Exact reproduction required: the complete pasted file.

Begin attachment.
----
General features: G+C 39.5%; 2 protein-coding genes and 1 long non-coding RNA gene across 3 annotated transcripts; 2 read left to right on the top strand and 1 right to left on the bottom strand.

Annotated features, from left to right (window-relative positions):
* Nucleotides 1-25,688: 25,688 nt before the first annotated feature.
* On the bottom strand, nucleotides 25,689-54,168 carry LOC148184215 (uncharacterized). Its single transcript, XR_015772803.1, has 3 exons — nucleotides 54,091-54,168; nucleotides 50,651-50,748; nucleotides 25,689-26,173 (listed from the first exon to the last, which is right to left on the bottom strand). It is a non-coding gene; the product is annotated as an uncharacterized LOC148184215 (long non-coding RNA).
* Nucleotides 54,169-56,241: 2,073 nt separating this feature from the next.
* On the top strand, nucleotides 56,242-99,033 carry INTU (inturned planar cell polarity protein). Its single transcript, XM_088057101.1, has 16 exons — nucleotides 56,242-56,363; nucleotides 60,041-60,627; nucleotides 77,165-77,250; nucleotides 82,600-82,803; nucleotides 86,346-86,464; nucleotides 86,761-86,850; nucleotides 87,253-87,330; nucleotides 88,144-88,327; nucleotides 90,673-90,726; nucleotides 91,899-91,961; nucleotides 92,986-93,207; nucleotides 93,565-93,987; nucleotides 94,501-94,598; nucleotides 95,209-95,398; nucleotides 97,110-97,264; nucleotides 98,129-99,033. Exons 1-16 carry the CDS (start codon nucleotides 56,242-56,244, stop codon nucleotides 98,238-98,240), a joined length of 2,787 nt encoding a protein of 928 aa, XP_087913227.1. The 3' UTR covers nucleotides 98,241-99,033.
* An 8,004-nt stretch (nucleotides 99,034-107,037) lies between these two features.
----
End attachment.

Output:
General features: G+C 39.5%; 2 protein-coding genes and 1 long non-coding RNA gene across 3 annotated transcripts; 2 read left to right on the top strand and 1 right to left on the bottom strand.

Annotated features, from left to right (window-relative positions):
* Nucleotides 1-25,688: 25,688 nt before the first annotated feature.
* On the bottom strand, nucleotides 25,689-54,168 carry LOC148184215 (uncharacterized). Its single transcript, XR_015772803.1, has 3 exons — nucleotides 54,091-54,168; nucleotides 50,651-50,748; nucleotides 25,689-26,173 (listed from the first exon to the last, which is right to left on the bottom strand). It is a non-coding gene; the product is annotated as an uncharacterized LOC148184215 (long non-coding RNA).
* Nucleotides 54,169-56,241: 2,073 nt separating this feature from the next.
* On the top strand, nucleotides 56,242-99,033 carry INTU (inturned planar cell polarity protein). Its single transcript, XM_088057101.1, has 16 exons — nucleotides 56,242-56,363; nucleotides 60,041-60,627; nucleotides 77,165-77,250; nucleotides 82,600-82,803; nucleotides 86,346-86,464; nucleotides 86,761-86,850; nucleotides 87,253-87,330; nucleotides 88,144-88,327; nucleotides 90,673-90,726; nucleotides 91,899-91,961; nucleotides 92,986-93,207; nucleotides 93,565-93,987; nucleotides 94,501-94,598; nucleotides 95,209-95,398; nucleotides 97,110-97,264; nucleotides 98,129-99,033. Exons 1-16 carry the CDS (start codon nucleotides 56,242-56,244, stop codon nucleotides 98,238-98,240), a joined length of 2,787 nt encoding a protein of 928 aa, XP_087913227.1. The 3' UTR covers nucleotides 98,241-99,033.
* An 8,004-nt stretch (nucleotides 99,034-107,037) lies between these two features.